O.J. in the Eye of the Beholder
Have you seen the ads yet for the upcoming FX TV miniseries, The People v. O.J. Simpson: American Crime Story?
Here in Los Angeles, we’ve been bombarded by posters for the show, which features O.J. Simpson covering both eyes – his left hand encased in the infamous leather glove; the right, ungloved.
The image takes me back over 20 years ago when our nation was riveted by the case against Simpson, the most infamous Heisman trophy-winning, record-breaking NFL running back of all time.
When the trial commenced, I was a recent law school graduate working in Miami as an Assistant State Attorney in the Dade County State Attorney’s Office.
During part of the trial, I was assigned to the juvenile courts and shared an office with a good friend of mine who came into the State Attorney’s office at the same time as me. He was very bright, extremely motivated, and he had my respect from the very beginning of our friendship.
As the Simpson trial unfolded, however, it became obvious that we had totally different opinions about the proceedings. While I felt the prosecution’s evidence was clear and abundant, he poked holes in their case – from Mark Fuhrman’s reported racism to the defense’s ability time and time again to cast a shadow of a doubt on the witnesses and exhibits the prosecution presented. (“If it doesn’t fit, you must acquit!”)
Still, when the verdict came out, I was shocked by the revelry with which my friend met O.J.’s acquittal. I couldn’t imagine how another prosecutor sworn to uphold the same law that I was could see this as a victory for justice – and yet, he absolutely did.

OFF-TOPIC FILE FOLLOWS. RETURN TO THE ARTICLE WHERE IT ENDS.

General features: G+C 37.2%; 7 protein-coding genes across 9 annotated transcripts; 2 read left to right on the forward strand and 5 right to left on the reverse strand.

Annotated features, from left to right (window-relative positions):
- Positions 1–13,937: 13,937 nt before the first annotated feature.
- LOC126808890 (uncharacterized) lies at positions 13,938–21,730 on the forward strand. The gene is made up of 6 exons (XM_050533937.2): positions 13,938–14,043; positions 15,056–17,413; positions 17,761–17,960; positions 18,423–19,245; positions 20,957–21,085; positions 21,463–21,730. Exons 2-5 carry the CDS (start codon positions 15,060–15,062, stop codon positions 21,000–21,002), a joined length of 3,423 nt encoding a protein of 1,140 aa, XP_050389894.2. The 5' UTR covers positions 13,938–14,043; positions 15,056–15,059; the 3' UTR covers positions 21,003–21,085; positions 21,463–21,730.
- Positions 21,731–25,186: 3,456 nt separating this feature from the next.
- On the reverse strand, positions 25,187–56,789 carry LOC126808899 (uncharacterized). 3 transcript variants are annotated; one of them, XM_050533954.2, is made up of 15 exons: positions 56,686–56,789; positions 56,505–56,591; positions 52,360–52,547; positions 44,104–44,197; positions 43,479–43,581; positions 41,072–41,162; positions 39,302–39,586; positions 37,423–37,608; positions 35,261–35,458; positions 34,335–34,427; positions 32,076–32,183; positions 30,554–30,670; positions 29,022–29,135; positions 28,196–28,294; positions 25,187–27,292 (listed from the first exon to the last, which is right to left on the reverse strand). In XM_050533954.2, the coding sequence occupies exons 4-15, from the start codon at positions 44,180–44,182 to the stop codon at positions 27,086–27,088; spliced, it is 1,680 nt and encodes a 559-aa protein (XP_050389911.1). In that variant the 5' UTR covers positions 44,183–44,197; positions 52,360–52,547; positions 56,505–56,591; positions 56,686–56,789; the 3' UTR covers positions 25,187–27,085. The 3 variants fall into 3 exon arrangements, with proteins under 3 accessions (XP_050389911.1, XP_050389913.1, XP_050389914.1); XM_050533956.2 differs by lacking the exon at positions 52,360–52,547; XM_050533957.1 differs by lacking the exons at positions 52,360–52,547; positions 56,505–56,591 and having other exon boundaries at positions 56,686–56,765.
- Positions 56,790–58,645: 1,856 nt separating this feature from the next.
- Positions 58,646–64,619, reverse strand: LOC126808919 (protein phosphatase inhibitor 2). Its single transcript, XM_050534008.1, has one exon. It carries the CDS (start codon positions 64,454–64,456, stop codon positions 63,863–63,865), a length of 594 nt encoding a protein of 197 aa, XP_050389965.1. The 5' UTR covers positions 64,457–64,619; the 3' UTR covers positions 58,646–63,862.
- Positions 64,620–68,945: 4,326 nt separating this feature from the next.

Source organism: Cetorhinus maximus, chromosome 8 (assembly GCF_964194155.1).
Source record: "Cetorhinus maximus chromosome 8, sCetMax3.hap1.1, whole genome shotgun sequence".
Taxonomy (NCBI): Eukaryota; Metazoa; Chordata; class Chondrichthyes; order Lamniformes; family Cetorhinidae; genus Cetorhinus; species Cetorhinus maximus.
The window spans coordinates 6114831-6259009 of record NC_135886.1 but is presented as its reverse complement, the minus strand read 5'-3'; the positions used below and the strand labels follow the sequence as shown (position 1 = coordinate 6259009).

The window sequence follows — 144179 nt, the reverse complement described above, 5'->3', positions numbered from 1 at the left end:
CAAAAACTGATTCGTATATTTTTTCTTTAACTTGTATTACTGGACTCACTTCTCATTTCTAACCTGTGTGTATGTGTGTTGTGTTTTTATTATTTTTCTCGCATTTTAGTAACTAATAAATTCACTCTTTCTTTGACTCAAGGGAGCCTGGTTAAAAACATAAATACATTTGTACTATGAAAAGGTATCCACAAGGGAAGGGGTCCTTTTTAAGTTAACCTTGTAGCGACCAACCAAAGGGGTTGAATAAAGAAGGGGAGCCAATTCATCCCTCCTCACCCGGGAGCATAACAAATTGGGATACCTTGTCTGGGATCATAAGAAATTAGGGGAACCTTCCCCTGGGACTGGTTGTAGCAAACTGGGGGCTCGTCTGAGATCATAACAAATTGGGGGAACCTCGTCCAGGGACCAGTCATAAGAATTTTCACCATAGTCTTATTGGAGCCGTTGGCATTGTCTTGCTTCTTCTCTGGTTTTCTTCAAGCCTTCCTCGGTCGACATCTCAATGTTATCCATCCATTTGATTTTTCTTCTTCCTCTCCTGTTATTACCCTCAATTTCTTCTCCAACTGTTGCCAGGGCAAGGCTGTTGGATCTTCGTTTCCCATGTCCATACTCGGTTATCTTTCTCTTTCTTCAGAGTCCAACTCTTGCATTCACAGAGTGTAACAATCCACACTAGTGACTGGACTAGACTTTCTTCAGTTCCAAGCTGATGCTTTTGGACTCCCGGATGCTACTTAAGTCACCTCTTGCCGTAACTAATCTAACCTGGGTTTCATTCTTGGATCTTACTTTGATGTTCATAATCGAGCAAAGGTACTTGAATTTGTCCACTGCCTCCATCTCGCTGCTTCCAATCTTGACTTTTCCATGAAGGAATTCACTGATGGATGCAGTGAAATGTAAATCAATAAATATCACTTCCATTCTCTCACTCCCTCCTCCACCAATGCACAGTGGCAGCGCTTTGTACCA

This case, like many others, had holes and inconsistencies on both sides. It is in these weak spots like this that verdicts take a subjective foothold.
How we viewed the Simpson verdict came down to a difference in perspectives; my friend is black, and I’m white. And so race, which was the lens through which we — and most of our country as well – viewed this particular situation colored our judgments and opinions.
So goes the state of affairs in the world today. Now more than ever, it seems, we put on our personal goggles – be they race, gender, economics, class, values, etc. – and dig our heels in on our own “side.”
Take for example our political system, which has never been more polarized than it is now. Americans can view the exact same situation, scenario, debate or commentary, and yet perceive it and recount it completely differently. Today’s discourse is marked by sharp disagreements over a seemingly endless list of issues.
The contentious atmosphere that exists in American politics, especially during this election cycle, is the same one that spawns litigation. A sense of insularity and a commitment to comfort level with confirmation bias is more and more common – and troubling.
In my opinion, actively maintaining an existence within the proverbial “bubble” is not only unhealthy for our country, it can also be problematic for your business. It’s important that we don’t let the acrimony of our times and the differences that reasonable people may see in interpreting the same situation differently divide us.